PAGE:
We Are Often Confronted With Situations in Which We Must Stand Up for Ourselves
The situation may involve a "friend" who continually borrows money. It may be a neighbor who prevents us from studying by playing music too loudly. It may involve a boyfriend or girlfriend wanting us to be something we are not. Or even dealing with a teacher who gave us, what we believe, is an incorrect grade on a test or project.
When dealing with such situations, there are three different communication skills we can use to express ourselves:
Nonassertive behavior is passive and indirect. It communicates a message of inferiority. This type of communication allows the wants and needs of others to be more important than our own. Being non-assertive is indirect and not completely honest, which usually presents a disguise of our real self. This can lead to emotional problems that include stress, anger or even depression.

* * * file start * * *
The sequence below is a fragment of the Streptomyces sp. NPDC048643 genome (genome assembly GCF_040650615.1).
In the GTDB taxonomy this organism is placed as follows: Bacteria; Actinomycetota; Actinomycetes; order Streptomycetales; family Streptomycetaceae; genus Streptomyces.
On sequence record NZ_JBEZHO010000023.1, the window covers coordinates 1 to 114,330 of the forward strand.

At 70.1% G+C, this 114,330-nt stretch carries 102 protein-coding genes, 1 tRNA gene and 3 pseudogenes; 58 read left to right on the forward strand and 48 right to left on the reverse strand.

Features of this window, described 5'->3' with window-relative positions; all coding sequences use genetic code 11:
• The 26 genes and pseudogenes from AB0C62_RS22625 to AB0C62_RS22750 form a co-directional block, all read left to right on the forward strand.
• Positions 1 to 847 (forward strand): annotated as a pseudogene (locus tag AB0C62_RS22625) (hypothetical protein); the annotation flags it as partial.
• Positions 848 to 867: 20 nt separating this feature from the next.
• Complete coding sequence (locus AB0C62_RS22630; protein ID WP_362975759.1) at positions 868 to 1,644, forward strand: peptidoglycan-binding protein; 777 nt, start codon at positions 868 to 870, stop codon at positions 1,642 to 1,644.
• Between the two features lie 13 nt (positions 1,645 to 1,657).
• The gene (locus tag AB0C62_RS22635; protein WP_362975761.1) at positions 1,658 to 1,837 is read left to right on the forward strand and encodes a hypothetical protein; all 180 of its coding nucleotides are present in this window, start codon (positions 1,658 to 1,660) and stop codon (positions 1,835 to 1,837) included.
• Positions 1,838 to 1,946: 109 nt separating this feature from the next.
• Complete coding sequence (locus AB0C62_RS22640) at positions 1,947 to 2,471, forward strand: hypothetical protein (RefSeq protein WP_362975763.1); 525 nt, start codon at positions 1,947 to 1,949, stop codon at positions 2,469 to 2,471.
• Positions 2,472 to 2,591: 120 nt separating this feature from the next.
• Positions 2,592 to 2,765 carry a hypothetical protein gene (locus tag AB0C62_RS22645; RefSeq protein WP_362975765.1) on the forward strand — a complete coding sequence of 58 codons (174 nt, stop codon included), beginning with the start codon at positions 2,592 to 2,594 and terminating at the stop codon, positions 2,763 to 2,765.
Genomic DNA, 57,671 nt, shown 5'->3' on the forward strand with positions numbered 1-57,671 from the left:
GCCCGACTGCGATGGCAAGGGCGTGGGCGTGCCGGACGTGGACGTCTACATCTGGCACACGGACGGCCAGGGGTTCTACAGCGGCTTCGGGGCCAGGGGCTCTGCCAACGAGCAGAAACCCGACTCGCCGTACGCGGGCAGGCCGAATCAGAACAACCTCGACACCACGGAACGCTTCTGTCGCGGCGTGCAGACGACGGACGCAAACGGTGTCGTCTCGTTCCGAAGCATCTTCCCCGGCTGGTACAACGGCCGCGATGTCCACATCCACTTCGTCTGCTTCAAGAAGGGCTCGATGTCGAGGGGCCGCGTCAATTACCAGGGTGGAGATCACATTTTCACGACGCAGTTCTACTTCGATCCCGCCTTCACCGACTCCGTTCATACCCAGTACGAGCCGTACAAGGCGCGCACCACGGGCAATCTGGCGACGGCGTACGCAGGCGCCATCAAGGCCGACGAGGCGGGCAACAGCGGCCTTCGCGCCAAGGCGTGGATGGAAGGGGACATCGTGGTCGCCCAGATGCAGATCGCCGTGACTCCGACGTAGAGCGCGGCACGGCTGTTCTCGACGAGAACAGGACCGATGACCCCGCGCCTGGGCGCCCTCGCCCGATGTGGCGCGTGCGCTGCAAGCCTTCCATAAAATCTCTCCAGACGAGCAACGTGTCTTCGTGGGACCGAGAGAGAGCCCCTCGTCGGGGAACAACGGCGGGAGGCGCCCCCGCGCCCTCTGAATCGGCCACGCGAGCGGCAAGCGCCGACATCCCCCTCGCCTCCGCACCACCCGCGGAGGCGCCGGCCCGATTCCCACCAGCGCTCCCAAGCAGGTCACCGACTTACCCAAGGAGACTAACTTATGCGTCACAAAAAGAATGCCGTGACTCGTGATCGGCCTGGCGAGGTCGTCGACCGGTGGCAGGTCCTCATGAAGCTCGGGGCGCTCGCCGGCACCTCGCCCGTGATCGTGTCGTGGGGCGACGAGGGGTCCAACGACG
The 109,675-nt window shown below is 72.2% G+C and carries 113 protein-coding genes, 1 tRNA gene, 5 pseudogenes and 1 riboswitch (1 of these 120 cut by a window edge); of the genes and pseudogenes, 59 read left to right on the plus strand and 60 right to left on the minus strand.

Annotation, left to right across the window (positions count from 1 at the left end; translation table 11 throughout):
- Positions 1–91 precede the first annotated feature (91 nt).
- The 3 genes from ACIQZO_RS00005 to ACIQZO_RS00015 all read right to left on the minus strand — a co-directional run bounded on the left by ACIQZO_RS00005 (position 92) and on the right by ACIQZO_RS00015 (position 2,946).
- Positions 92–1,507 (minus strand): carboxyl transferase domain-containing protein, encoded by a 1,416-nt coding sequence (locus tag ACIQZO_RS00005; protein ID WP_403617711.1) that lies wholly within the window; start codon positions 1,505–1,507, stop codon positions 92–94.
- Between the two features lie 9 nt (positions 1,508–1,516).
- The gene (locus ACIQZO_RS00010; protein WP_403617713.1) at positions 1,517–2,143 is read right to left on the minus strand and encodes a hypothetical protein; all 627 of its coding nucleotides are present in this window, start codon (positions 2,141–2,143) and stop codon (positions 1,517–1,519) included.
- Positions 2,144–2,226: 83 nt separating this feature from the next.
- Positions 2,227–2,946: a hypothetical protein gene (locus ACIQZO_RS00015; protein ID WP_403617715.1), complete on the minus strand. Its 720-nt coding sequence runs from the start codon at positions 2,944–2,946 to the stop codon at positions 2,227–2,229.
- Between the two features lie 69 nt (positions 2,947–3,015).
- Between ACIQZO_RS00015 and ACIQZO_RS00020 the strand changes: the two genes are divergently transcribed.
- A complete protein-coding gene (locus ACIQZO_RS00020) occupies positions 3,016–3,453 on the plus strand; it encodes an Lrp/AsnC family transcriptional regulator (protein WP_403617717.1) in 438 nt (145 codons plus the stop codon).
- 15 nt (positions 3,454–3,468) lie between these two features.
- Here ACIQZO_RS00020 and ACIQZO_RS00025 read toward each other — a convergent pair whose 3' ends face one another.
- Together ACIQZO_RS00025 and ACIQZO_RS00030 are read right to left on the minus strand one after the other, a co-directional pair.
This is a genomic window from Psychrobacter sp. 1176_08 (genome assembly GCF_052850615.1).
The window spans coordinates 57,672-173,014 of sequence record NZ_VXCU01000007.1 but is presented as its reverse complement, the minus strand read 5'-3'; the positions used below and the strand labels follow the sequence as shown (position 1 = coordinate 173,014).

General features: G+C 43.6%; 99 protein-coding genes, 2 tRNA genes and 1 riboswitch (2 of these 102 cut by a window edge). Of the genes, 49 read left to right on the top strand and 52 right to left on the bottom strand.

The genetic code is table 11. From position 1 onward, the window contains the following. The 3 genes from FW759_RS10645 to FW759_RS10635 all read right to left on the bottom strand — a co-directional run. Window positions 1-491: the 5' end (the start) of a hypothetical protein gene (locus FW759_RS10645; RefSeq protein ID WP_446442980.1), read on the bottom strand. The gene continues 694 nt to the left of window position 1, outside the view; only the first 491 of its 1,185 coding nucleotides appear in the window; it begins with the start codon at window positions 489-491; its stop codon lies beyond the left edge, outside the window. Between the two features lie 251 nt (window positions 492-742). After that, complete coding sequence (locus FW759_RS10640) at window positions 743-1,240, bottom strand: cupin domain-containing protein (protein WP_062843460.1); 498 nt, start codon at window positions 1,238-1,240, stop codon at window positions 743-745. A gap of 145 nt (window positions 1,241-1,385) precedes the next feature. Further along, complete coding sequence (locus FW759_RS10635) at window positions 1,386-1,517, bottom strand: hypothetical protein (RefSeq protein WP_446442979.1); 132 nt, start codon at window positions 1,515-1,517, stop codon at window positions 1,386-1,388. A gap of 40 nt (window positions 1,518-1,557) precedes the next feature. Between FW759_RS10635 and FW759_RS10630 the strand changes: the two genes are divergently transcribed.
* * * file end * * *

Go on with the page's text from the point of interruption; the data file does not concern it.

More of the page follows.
Aggressive communication is more complex. It can be either active or passive, direct or indirect, honest or dishonest – but it always communicates an impression of superiority. Aggressiveness is in most situations inappropriate because it violates the rights of others. Despite controlling the situation, this could significantly harm the relationship and may still not have made the other person understand our perspective.
Assertive behavior is active, direct, and honest and expresses our own needs, wants and basic rights as a person without violating the rights of others. An assertive person wins by influencing, listening and negotiating so that others choose to cooperate willingly. By maintaining a good and respectful relationship with others, future dealings will likely be positive.